The products made in Huta Niemen are known all over the world. They were exported at the beginning of the 20th century to Western Europe, America, Africa, and the Middle East.
Huta Niemen a producer of utility glass, hand-cut crystal products, with a history that dates back to the 19th century.
The first references to the Niemen glassworks originated in 1883, when Zenon Łęski founded a bottle glass factory in Ustroń near Nowogródek. Not long afterwards, Juliusz Stolle – who came from a Czech glassmaking family – together with Wilhelm Krajewski leased the glassworks and started to develop it. Business was expanding dynamically. The owners not only took over local factories, but also built their own. Among them was the one in Brzozówka, the so-called “Nowa Huta”. As it turned out later, it proved to be the most important.
Before the war, the plant employed 1600 workers. It was proud to produce more than 1500 models of cups, jugs, glasses and other types of table glass every day.
In the interwar period, the glassworks “Niemen” was the biggest producer and exporter of pressed and blown glass. The factory’s products were exported to many countries in the world. It was possible to find them on the European market, among others in the Netherlands and France. In North America, glass from ‘Niemen’ was shipped to Canada, and in South America to Argentina. The plant also exported its goods to Africa and the Middle East, namely Palestine and Syria.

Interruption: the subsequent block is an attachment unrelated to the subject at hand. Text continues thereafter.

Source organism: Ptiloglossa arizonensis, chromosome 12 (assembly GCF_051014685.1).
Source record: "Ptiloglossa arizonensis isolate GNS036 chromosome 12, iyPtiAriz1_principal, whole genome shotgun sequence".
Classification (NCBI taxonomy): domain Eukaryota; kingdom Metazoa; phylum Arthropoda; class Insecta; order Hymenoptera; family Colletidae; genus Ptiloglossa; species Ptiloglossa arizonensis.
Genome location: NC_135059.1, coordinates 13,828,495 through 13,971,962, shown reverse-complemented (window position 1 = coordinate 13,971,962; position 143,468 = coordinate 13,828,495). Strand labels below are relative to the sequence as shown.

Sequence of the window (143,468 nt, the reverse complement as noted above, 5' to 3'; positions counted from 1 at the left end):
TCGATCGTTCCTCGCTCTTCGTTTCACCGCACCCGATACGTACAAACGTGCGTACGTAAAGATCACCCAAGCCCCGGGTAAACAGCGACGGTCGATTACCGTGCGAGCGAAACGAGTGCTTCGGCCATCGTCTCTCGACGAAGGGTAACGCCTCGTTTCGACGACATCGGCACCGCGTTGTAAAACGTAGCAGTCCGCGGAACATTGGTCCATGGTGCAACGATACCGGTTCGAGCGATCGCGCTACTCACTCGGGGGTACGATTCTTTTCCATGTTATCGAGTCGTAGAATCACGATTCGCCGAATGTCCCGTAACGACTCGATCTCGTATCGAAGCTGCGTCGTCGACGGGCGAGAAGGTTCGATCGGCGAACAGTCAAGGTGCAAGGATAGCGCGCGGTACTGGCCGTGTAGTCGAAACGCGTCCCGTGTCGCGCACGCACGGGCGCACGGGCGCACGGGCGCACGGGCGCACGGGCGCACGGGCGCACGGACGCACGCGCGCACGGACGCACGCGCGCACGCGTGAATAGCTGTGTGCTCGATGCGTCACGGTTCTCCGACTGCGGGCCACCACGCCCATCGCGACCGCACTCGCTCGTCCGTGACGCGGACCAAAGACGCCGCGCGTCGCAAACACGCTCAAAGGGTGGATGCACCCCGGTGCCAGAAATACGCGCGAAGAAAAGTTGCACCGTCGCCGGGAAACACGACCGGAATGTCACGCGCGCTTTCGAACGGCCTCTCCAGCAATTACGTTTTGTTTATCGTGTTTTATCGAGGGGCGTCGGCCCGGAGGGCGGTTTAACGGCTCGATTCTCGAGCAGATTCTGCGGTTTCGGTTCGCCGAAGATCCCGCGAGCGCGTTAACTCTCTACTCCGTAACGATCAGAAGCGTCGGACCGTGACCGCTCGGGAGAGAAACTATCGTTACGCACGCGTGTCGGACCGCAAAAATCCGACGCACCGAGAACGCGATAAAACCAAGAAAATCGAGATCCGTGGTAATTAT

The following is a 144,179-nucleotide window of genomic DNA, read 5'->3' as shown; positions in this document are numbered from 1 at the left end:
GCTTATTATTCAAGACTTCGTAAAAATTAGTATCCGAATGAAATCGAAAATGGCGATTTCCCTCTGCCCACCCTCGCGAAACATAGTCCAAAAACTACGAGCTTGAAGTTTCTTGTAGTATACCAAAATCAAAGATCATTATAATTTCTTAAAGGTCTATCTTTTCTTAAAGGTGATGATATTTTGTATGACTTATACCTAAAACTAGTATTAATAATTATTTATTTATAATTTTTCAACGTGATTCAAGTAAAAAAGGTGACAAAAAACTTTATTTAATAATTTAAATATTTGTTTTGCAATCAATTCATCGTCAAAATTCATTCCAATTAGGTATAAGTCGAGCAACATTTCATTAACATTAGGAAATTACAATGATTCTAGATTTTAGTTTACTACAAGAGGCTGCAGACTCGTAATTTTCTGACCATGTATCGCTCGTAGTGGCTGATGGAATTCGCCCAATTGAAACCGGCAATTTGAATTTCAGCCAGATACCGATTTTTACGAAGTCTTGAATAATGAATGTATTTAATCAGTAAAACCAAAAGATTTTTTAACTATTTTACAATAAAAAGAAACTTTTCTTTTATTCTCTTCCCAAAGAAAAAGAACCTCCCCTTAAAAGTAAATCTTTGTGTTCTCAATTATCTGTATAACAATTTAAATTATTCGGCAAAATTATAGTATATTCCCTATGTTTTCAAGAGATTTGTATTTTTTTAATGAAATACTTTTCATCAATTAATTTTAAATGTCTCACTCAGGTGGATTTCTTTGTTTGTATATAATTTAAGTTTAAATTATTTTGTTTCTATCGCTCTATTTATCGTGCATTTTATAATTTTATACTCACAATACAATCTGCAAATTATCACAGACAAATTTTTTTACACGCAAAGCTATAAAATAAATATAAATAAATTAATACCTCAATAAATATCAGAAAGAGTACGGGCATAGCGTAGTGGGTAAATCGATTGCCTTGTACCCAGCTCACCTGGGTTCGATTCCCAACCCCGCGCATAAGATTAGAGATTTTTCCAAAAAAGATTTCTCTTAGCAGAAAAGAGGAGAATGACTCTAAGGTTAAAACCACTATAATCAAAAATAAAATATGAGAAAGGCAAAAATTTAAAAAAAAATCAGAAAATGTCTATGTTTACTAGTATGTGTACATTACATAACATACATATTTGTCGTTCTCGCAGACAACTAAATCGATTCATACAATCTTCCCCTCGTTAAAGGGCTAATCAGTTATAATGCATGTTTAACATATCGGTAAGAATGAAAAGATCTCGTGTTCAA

The year 1923 was marked by the transformation of the glassworks into a joint stock company. In the following years it produced elegant lamps, sugar bowls and ashtrays.
In 1927 the news of Juliusz Stolle’s death spread around Brzozówka. The front pages of the newspapers emphasised that he had left behind not only a family of glassworkers, but also an impressive institution – “cultural, national and industrial”.
Juliusz’s sons then managed it and shared the responsibilities. Bronislaw and Feliks led to the complete – at that time operating under the name of “Niemna” – prosperity. Real masterpieces were created there, matted, pressed and polished. Colourful decorations, floral motifs
and geometric shapes became an object of desire among housewives. The offer also included a glass coffee machine. In addition, the new owners continued their father’s passion for social work. They built a kindergarten, an education centre and a mother and child care station.
The glassworks was a model company in the interwar period. In 1929 the plant was visited by the contemporary president Ignacy Mościcki.
The 1930s were another time of splendour. The company’s products accounted for 2.9% to 3.9% of domestic production calculated in tons. In the foreign turnover of the Polish glass industry the company’s share was 21% in 1930, 20% in 1931 and 19.7% in 1932 with the monopoly on glassware maintained.
The glassworks could be proud of many types of products. The greatest source of pride for the employees, was a lamp made of five-layer coloured glass with an image of the Royal Castle and the Sigismund’s Column, as well as an urn made of blue glass in which the heart of Józef Piłsudski was laid. Nowadays, the vases can be admired in the collection of the National Museum in Warsaw, and the salad bowls with plates in the collection of the National Museum in Cracow.
It is interesting to note that during the Second World War the factory prospered and the glass produced there was used for the needs of the Nazi Germany. After the geo-political transformations of the 1960s, the glassworks experienced another boom and began to produce utility glass again. Folk patterns and characteristic glass threads were introduced, as well as decorated lead glass called crystal.
Today, the products are ideal for those who appreciate quality and uniqueness.